In industries such as aerospace, automotive, healthcare, aviation, and others where human lives are at stake, properly calibrated electronic test and measurement equipment is paramount. It can literally mean the difference between life or death, success or failure, profit or loss.
When a company performs a calibration on their lab equipment, they receive a calibration certificate as evidence of the service performed on each instrument. Here are five of the most common questions we get about these certificates.
What is the purpose behind calibration certificates?
The calibration certificate is the official document of record for instrument calibration and provides traceability to the National Institute of Standards and Technology, or other National Metrological Institute. The accuracy and completeness of the calibration certificate itself is reflective of the validity and credibility of the calibrating organization.
Once you get a calibration certificate, what do you do with it?
Most companies file the calibration certificate as a historical record. However, some enter the certificate data into a local database that they use to track the status of their test equipment inventory. CalWeb®, Tektronix industry-leading calibration software, is the official repository of all calibration records for calibrations that Tektronix performs, whether the calibration is done within the Tektronix network or through an approved outside vendor. CalWeb is a value-added service available to every Tektronix customer.
What is the difference between a Standard (Traceable) Calibration Certificate and an Accredited Calibration Certificate?
With Standard (Traceable) Calibration Certificates, instrumentation is calibrated to specifications with traceable standards. A full data report is optional with the calibration certificate.
With Accredited Calibration Certificates, they meet the requirements of ISO/IEC 17025 and the lab’s accrediting body. The unit under test is calibrated in accordance with ISO/IEC 17025 within the supplier’s approved scope of accreditation. Accredited calibrations provide a certificate of calibration with the accrediting body’s logo on the document. The calibration date is on the certificate; the calibration due date is only placed on the document when specified by the customer or contractually agreed. A traceability statement is provided as well as measurement and uncertainty data for each parameter tested during the calibration.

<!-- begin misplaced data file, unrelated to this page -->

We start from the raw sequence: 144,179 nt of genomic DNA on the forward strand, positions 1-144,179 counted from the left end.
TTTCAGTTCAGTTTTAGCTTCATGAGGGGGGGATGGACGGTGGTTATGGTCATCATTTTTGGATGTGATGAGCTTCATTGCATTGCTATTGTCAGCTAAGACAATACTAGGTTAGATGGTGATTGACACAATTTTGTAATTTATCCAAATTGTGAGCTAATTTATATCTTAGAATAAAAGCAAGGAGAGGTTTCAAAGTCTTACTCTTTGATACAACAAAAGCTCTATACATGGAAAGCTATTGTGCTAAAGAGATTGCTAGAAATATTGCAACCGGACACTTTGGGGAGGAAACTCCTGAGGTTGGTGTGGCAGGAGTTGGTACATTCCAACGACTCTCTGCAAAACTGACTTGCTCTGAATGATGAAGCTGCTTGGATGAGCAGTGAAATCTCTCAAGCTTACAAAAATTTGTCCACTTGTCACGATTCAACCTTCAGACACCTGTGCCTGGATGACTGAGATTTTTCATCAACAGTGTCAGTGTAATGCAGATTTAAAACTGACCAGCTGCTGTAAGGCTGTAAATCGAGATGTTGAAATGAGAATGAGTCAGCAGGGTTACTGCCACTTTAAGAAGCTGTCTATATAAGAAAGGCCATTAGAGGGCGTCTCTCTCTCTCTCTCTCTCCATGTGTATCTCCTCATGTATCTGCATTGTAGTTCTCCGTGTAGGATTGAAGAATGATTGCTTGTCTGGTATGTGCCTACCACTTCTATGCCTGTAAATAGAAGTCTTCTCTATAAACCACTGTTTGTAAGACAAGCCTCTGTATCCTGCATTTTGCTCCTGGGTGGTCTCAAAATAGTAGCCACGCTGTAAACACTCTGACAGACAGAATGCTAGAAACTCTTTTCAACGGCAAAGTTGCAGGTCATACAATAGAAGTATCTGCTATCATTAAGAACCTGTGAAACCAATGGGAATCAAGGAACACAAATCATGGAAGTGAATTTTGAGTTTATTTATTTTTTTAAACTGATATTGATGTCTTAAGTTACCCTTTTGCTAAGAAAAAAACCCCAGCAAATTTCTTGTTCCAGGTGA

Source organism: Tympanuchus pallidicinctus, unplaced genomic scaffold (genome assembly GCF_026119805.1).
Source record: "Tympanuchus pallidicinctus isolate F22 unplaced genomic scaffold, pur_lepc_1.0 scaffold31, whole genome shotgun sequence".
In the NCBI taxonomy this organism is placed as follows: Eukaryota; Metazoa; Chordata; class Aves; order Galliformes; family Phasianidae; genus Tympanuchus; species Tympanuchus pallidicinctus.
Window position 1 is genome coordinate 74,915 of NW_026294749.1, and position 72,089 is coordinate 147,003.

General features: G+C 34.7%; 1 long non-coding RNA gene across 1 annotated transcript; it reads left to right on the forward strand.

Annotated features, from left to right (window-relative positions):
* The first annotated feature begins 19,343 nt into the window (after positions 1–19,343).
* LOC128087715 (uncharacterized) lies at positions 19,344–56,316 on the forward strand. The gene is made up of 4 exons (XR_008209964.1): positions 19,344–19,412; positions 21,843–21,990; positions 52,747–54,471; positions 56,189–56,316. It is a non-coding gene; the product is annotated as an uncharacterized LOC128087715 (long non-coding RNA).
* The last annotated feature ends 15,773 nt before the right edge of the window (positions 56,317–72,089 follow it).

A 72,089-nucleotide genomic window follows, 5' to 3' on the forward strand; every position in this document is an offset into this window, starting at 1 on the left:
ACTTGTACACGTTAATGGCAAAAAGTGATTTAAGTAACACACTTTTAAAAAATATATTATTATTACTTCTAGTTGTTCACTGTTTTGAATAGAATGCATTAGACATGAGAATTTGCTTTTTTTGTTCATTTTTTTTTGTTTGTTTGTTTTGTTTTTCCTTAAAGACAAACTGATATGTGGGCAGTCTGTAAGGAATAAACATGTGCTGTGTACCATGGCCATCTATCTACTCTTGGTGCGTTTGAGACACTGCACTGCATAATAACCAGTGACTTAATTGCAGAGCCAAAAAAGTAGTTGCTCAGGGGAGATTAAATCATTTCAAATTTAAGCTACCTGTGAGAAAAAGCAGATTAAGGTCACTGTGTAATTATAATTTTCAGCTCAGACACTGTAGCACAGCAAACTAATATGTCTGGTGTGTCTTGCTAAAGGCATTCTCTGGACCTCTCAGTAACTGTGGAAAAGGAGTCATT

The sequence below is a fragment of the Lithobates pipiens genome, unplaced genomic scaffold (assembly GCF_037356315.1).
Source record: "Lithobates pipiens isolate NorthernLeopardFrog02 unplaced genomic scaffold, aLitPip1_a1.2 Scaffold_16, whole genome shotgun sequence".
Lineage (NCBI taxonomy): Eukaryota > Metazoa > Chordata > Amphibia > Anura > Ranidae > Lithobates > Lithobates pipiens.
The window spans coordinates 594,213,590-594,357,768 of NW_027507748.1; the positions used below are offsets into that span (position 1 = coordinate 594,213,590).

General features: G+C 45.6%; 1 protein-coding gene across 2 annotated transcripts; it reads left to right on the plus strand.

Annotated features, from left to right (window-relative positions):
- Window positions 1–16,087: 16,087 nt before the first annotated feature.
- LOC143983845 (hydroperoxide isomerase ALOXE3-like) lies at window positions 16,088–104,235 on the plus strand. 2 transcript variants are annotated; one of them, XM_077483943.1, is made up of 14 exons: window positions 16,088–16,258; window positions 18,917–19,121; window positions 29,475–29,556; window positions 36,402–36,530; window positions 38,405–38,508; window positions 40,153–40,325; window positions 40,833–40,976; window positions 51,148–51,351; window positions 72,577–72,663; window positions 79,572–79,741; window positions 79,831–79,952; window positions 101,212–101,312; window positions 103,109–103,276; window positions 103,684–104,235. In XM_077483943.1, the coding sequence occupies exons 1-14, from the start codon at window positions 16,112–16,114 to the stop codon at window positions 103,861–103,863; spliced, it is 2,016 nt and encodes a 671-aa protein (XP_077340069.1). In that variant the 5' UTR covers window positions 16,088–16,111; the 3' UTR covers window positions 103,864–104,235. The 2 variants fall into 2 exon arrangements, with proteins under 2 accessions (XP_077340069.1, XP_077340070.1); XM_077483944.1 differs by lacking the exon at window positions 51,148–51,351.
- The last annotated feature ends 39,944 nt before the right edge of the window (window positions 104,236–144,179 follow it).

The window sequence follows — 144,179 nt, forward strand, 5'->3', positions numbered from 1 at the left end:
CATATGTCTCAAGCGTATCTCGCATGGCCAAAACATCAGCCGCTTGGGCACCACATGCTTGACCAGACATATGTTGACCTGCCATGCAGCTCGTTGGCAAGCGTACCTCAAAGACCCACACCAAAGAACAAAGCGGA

Why is uncertainty in measurement important?
It’s all about risk. All measurements (ruler, electrometer, thermometer, etc.) have some degree of uncertainty in the measurement. What variability in measurement is acceptable? If a measurement tolerance is 0.01 and the level of uncertainty in measurement is 0.001, the risk is relatively low. If the tolerance and uncertainty were reversed, the calibration would be inadequate and would provide a high level of risk to the user. The level of uncertainty allows an informed decision to be made about the acceptability of measurements. ISO/IEC 17025 requires the calibration provider to communicate in the Calibration Certificate the decision rule employed for determining a reported statement of conformity. A decision rule describes how measurement uncertainty is accounted for when stating conformity (i.e. in-tolerance or out-of-tolerance) with a specified requirement.
What do different measurement test data types mean? Like “as found,” “before data,” “as left,” and “after data?”
There are several different measurement test data types that can be included on a calibration certificate, including:
“As Found” or “Before” Data: Calibration data that is documented during the calibration and before the unit is adjusted and/or repaired. This data is critical to support any necessary customer investigation in the event that out-of-tolerance (OOT) conditions are detected during the calibration.
“As Left” or “After” Data: Calibration data that is documented during the calibration performed after the unit is adjusted and/ or repaired.
It is important to ensure the user of an instrument receives the condition of the item when received for calibration. Calibration quality system requirements may allow for only a statement of conformity (in-tolerance or out-of-tolerance) or may require the actual measurement data listing the test name, measured value and test limits for each parameter tested during the calibration process. The identification of the instrument’s condition as received at the calibration provider is critical to the user, allowing the user to determine if there is any risk from the use of the instrument during the last calibration period.